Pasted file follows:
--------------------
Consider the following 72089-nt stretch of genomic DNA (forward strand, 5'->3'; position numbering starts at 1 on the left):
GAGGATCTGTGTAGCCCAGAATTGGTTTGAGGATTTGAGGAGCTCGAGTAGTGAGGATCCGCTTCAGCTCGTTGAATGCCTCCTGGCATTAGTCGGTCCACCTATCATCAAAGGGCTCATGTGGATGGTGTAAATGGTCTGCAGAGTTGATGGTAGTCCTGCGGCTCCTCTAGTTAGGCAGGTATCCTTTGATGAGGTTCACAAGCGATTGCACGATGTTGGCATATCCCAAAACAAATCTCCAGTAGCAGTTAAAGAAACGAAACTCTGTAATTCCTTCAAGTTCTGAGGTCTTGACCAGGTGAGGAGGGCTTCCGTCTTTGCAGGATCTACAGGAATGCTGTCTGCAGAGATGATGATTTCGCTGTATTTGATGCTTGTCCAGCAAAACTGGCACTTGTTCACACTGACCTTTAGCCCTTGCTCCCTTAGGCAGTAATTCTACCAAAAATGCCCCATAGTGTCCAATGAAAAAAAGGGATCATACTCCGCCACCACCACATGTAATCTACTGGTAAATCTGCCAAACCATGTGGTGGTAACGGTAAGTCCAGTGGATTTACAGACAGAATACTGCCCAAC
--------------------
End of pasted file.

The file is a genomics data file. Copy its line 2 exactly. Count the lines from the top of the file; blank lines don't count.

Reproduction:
GAGGATCTGTGTAGCCCAGAATTGGTTTGAGGATTTGAGGAGCTCGAGTAGTGAGGATCCGCTTCAGCTCGTTGAATGCCTCCTGGCATTAGTCGGTCCACCTATCATCAAAGGGCTCATGTGGATGGTGTAAATGGTCTGCAGAGTTGATGGTAGTCCTGCGGCTCCTCTAGTTAGGCAGGTATCCTTTGATGAGGTTCACAAGCGATTGCACGATGTTGGCATATCCCAAAACAAATCTCCAGTAGCAGTTAAAGAAACGAAACTCTGTAATTCCTTCAAGTTCTGAGGTCTTGACCAGGTGAGGAGGGCTTCCGTCTTTGCAGGATCTACAGGAATGCTGTCTGCAGAGATGATGATTTCGCTGTATTTGATGCTTGTCCAGCAAAACTGGCACTTGTTCACACTGACCTTTAGCCCTTGCTCCCTTAGGCAGTAATTCTACCAAAAATGCCCCATAGTGTCCAATGAAAAAAAGGGATCATACTCCGCCACCACCACATGTAATCTACTGGTAAATCTGCCAAACCATGTGGTGGTAACGGTAAGTCCAGTGGATTTACAGACAGAATACTGCCCAAC